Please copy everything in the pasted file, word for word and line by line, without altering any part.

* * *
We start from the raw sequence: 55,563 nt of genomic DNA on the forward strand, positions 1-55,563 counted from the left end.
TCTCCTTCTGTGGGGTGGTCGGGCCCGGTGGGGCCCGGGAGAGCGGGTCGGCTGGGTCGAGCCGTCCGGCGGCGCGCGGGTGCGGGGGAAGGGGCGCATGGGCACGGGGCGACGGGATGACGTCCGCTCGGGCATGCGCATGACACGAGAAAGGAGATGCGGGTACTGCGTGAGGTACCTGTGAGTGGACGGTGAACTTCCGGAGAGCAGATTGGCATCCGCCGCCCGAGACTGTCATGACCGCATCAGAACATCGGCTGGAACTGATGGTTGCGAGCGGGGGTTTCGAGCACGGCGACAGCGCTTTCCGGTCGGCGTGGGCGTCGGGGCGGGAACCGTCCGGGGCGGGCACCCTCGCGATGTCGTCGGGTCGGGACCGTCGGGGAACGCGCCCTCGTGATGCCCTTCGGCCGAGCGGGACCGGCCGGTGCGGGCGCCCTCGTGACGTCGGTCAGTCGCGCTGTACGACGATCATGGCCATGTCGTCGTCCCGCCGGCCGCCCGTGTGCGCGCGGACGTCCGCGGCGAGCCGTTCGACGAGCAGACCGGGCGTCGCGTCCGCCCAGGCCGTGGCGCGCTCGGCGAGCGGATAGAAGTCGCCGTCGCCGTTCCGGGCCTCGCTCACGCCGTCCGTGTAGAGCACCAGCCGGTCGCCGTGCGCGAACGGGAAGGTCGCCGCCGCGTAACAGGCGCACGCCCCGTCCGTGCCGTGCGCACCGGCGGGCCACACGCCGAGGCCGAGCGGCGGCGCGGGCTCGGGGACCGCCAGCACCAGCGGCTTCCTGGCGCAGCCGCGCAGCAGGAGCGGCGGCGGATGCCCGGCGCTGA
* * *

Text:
We start from the raw sequence: 55,563 nt of genomic DNA on the forward strand, positions 1-55,563 counted from the left end.
TCTCCTTCTGTGGGGTGGTCGGGCCCGGTGGGGCCCGGGAGAGCGGGTCGGCTGGGTCGAGCCGTCCGGCGGCGCGCGGGTGCGGGGGAAGGGGCGCATGGGCACGGGGCGACGGGATGACGTCCGCTCGGGCATGCGCATGACACGAGAAAGGAGATGCGGGTACTGCGTGAGGTACCTGTGAGTGGACGGTGAACTTCCGGAGAGCAGATTGGCATCCGCCGCCCGAGACTGTCATGACCGCATCAGAACATCGGCTGGAACTGATGGTTGCGAGCGGGGGTTTCGAGCACGGCGACAGCGCTTTCCGGTCGGCGTGGGCGTCGGGGCGGGAACCGTCCGGGGCGGGCACCCTCGCGATGTCGTCGGGTCGGGACCGTCGGGGAACGCGCCCTCGTGATGCCCTTCGGCCGAGCGGGACCGGCCGGTGCGGGCGCCCTCGTGACGTCGGTCAGTCGCGCTGTACGACGATCATGGCCATGTCGTCGTCCCGCCGGCCGCCCGTGTGCGCGCGGACGTCCGCGGCGAGCCGTTCGACGAGCAGACCGGGCGTCGCGTCCGCCCAGGCCGTGGCGCGCTCGGCGAGCGGATAGAAGTCGCCGTCGCCGTTCCGGGCCTCGCTCACGCCGTCCGTGTAGAGCACCAGCCGGTCGCCGTGCGCGAACGGGAAGGTCGCCGCCGCGTAACAGGCGCACGCCCCGTCCGTGCCGTGCGCACCGGCGGGCCACACGCCGAGGCCGAGCGGCGGCGCGGGCTCGGGGACCGCCAGCACCAGCGGCTTCCTGGCGCAGCCGCGCAGCAGGAGCGGCGGCGGATGCCCGGCGCTGA